5.1 Definition, causes, classification, prevalence and characteristics of deaf-blindness

Deafblindness is the combination of significant auditory and visual impairments in a person. These dual sensory losses vary in severity from person to person and do not necessarily lead to total deafness and/or total blindness. It is entirely possible that the person will retain some useful vision and hearing. However, in combination, these impairments of the distant senses causes serious developmental delays in the child, affecting cognitive development, social development, acquisition of communication and language skills, orientation and mobility.

Deafblindness is a unique disability; it has its own concepts and terminology, its own methods of assessment and means of education, and its own modes of communication, which distinguishes “deafblindness” from deafness and blindness. Deafblindness is not a medical concept, surprisingly; medical literature makes few references to deafblindness. It is a developmental concept which helps us to understand the nature and the extent of a disability consequent to deafblindness. Because 95 percent of what we learn comes through our eyes and ears, deafblindness leads to difficulties in communication, mobility, and in accessing information.

Deafblind people fall into four groups:

1.     Those who are born deaf and blind, which can happen if the mother, inter alia, contacted Rubella (German Measles) during pregnancy.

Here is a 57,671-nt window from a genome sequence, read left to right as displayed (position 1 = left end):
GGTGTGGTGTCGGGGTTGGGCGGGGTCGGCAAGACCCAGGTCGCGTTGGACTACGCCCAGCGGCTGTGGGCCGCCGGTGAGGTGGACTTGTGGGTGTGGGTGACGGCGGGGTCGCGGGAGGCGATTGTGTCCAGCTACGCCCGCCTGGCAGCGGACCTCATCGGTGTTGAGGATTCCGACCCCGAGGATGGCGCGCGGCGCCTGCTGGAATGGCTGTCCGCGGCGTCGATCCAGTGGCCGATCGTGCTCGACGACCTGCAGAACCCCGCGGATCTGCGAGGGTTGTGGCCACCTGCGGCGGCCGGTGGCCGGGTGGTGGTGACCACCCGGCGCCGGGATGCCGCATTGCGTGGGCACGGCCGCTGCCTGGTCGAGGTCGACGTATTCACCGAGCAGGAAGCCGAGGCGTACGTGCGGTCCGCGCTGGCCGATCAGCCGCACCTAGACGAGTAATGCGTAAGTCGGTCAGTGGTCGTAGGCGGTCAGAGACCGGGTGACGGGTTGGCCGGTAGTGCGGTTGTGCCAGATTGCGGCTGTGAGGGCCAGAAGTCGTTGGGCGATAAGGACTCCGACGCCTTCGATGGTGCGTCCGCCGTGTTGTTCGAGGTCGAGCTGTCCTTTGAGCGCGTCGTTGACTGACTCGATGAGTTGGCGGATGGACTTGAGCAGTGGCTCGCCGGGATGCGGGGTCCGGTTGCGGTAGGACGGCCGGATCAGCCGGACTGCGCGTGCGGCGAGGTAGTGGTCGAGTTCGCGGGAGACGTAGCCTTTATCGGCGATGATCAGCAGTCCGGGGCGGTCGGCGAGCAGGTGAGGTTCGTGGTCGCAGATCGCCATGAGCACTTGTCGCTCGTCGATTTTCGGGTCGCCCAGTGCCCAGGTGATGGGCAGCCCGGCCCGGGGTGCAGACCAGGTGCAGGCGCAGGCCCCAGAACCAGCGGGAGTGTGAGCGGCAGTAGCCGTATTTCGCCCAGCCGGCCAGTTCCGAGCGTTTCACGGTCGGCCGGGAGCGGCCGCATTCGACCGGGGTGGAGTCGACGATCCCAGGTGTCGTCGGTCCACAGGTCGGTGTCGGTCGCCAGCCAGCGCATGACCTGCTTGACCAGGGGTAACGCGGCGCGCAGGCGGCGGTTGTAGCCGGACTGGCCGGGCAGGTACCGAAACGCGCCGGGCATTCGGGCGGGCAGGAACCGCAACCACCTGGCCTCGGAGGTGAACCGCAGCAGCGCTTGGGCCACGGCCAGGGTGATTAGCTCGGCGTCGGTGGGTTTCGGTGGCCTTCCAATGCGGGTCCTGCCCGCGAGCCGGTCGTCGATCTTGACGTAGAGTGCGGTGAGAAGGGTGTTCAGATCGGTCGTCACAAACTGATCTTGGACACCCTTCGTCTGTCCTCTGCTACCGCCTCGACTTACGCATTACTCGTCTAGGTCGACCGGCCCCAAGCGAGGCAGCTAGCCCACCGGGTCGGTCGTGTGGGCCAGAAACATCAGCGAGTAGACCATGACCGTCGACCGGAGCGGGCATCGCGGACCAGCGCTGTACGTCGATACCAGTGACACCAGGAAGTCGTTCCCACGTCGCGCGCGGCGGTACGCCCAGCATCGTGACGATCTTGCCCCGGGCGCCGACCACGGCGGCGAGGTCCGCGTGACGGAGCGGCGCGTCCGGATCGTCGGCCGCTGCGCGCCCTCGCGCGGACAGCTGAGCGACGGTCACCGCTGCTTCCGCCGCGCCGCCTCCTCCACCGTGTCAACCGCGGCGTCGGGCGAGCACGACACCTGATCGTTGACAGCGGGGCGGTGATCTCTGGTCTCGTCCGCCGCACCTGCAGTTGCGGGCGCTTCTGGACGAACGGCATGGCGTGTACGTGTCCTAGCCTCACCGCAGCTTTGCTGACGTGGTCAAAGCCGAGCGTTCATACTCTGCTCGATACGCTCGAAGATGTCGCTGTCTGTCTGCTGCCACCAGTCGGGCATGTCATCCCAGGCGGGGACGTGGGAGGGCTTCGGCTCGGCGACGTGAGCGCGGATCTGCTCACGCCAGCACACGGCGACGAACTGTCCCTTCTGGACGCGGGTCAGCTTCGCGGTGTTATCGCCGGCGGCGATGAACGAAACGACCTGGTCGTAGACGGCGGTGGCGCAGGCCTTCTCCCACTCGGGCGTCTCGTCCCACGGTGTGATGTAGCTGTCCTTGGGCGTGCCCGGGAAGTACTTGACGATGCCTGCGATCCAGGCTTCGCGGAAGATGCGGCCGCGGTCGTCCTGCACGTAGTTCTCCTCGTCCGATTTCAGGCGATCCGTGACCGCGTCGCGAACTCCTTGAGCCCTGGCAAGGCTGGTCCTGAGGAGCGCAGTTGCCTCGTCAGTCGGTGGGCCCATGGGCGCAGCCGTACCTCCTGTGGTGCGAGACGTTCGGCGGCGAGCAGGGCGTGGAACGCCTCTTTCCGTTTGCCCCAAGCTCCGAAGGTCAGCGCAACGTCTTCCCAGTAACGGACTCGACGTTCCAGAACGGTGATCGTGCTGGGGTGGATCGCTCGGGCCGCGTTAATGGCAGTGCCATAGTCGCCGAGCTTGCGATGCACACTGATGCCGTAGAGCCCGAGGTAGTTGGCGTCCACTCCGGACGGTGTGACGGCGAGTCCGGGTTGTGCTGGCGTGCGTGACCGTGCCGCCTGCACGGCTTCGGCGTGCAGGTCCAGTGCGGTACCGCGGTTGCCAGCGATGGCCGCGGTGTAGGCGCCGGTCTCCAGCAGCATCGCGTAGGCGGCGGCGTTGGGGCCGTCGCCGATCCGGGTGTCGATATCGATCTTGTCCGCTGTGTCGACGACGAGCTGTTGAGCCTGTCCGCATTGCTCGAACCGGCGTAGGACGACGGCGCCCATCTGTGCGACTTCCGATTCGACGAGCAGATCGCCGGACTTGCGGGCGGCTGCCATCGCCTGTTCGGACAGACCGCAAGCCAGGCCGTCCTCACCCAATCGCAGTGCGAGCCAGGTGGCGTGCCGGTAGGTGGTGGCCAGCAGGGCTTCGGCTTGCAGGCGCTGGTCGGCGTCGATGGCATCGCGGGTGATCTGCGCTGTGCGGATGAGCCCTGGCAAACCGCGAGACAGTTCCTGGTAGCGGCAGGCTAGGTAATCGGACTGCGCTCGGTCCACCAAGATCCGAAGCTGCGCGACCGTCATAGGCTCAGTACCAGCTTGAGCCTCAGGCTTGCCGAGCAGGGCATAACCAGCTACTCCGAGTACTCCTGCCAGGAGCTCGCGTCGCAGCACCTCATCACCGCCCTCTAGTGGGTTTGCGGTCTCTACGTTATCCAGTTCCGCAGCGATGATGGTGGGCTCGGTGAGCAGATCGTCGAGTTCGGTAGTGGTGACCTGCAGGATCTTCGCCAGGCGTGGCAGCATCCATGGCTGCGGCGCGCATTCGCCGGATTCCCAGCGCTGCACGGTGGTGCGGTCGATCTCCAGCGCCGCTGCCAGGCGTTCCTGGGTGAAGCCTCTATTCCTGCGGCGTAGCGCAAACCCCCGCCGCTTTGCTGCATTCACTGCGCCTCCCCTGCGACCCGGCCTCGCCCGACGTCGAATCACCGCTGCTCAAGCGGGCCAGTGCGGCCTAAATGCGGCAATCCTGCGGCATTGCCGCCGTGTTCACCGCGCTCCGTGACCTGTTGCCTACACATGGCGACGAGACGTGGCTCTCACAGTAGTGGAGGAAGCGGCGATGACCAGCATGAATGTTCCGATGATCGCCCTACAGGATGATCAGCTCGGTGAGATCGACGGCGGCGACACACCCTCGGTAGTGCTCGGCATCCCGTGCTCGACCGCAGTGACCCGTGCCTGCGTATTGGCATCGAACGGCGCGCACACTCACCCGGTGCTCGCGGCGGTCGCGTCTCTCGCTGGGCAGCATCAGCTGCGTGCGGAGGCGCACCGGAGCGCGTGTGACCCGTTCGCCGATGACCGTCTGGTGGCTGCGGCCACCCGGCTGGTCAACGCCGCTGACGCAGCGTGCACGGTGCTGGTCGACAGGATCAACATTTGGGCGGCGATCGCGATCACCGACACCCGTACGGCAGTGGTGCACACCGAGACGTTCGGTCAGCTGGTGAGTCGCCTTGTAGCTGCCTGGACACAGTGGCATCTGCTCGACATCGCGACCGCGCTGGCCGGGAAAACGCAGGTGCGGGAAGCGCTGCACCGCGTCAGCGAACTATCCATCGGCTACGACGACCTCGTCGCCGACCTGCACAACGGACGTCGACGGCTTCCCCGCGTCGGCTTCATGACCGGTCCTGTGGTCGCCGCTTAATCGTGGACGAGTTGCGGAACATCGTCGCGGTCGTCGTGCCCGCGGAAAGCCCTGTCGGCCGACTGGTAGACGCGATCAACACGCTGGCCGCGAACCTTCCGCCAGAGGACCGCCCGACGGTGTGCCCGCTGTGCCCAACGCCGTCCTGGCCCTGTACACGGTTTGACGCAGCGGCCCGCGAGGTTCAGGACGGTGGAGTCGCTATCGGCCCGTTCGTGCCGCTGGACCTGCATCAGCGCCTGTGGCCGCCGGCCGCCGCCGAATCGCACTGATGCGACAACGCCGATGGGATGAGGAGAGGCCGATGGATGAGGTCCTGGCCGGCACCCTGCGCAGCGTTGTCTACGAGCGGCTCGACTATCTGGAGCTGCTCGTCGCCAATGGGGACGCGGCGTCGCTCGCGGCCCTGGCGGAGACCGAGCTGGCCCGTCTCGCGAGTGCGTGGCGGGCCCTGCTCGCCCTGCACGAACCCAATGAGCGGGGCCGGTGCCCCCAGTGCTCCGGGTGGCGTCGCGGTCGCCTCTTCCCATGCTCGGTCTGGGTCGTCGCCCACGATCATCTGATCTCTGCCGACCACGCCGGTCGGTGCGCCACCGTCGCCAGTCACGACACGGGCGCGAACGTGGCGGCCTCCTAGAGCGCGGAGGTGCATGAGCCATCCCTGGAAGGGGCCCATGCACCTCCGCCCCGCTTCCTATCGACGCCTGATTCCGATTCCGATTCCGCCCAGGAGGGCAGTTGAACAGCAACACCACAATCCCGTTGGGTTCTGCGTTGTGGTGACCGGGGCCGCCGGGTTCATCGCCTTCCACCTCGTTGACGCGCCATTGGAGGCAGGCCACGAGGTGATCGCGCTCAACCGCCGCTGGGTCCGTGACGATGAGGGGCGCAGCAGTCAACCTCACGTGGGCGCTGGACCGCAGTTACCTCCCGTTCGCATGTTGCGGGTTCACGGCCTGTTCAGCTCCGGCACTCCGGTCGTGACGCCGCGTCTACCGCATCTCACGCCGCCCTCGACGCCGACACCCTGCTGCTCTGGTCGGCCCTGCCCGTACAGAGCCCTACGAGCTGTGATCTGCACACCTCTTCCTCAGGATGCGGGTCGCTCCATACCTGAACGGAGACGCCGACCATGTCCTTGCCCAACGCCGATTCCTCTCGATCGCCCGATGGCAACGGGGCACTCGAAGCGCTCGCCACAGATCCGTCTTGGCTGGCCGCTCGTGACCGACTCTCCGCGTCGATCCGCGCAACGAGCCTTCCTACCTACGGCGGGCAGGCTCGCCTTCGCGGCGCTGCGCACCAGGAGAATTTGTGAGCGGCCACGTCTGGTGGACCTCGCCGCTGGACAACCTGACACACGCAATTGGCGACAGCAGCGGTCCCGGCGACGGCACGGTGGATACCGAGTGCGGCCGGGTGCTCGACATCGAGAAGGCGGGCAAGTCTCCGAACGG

2.     Those who were born deaf and then lost their sight. This is often caused by the Usher Syndrome – deafness followed by a decrease in sight because of retinitis pigmentosa (tunnel vision).

3.     Those who were born blind and then lost their hearing.

4.     The adventitious deafblind, as a result of old age, or through an illness or accident later in life.

Federal Definition of Deafblindness – USA

“Concomitant hearing and visual impairments, the combination that creates such severe communication and other developmental and educational needs that they cannot be accommodated in special education in programs solely for children with deafness or children with blindness.”

“Deafblindness” is a condition presenting other difficulties than those caused by deafness and blindness. It is an “umbrella” term, which can include both children and adults who are:

        Blind and profoundly deaf.

        Blind and severely or partially hearing impaired.

        Partially sighted and profoundly deaf.

        Partially sighted and severely or partially hearing impaired.

“The term, ‘children with deafblindness’, means children and youth having auditory and visual impairments, the combination of which creates such severe communication and other developmental and learning needs that they cannot be appropriately educated without special education and related services, beyond those that would be provided solely for children with hearing impairments, visual impairments, or severe disabilities to address their educational needs due to these concurrent disabilities.”


A precise description is difficult because the degree of deafness and blindness, possibly combined with varying degrees of other disabilities, are not uniform, and the educational needs of each (person) will have to be decided individually. In functional terms these children and young people may include those with: